Likewise, Hollywood celebrities often receive honorary degrees for nothing more than being famous. Heck, even Kermit the frog has an honorary PhD from SUNY Stony-Brook. It seems that such gratuitous hand outs of degrees only water down the importance of PhDs, and make the university appear to not value the hard work it takes for its actual doctoral students to obtain one.

The most embarrassing examples of giving out an honorary PhD I have ever had the misfortune of seeing was at Colorado College (the institution I work for). What makes it so embarrassing is that unlike other schools that give honorary PhDs, Colorado College does not have any PhD programs. Not one. They have a Master’s degree program—for education, and that’s it. It’s shameful, and it’s the only thing that makes me embarrassed about Colorado College.

Now, you might be thinking “okay, sure. I get that all this is silly and seems disrespectful to people who work hard for their PhDs. But it’s just a piece of paper… a symbol of respect from the school or something. It’s not like anyone actually says they are a doctor as a result of getting an honorary PhD.”

While I suspect that that is the case most of the time, unfortunately, there are a group of people who do use honorary degrees in an attempt to make themselves seem academically accomplished, and give what they say credence. Those people are creationists. To anyone who follows that stuff, it’s not surprising. Creationism is a world where logic is cherry-picked and academic honesty doesn’t matter. Creationists have no qualms with getting honorary degrees or degrees from diploma mills if that means they can put "PhD" on their resume and refer to themselves as a doctor. They will use any tactic, no matter how low, to try and appear to have a modicum of academic accomplishment. So the argument that honorary degrees aren’t used for anything bad is no good either.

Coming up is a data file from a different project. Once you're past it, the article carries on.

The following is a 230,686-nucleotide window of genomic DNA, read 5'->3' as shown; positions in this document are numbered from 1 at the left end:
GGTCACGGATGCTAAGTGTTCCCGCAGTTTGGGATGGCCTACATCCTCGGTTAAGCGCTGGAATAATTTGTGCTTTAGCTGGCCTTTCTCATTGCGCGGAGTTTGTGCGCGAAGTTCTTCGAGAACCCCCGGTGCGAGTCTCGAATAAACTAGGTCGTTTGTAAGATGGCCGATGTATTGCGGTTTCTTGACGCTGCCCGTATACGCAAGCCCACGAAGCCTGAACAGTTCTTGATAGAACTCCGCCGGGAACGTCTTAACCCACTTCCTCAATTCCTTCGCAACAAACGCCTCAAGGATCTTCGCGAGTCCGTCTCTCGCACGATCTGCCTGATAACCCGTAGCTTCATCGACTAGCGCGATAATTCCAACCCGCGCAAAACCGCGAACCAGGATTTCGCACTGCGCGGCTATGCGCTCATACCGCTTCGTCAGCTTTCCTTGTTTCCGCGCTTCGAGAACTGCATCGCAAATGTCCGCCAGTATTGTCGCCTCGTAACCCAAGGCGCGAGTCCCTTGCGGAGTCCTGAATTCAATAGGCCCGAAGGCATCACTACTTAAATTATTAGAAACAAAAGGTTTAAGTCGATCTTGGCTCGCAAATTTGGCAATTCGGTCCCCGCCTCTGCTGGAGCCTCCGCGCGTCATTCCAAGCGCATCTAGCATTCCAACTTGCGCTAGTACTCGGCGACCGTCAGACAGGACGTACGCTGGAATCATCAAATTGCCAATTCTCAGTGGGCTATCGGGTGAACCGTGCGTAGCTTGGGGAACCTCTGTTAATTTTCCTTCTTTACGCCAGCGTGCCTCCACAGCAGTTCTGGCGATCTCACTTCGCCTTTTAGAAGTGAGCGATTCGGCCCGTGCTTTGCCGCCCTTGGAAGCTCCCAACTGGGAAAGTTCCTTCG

Of course, it should be noted that not all schools resort to such levels of sucking up. MIT, UCLA, Cornell, Vanderbilt, Stanford, Rice, the University of Virginia and the California Institute of Technology refuse to give out honorary degrees. UCLA actually gives out a “UCLA Medal” instead, which seems like a much better decision.

In the end, Universities, which should be bastions of academic honesty, rigor and transparency, end up looking like middle school girls with low self esteem. They want to be associated with the cool kids, with the hopes that other people will perceive them as being cool too. Schools should be judged on a variety of things, such as how well they educate students, the experience they give students, and the quality of work their students produce once graduating… not on whom they are desperately trying to associate themselves with.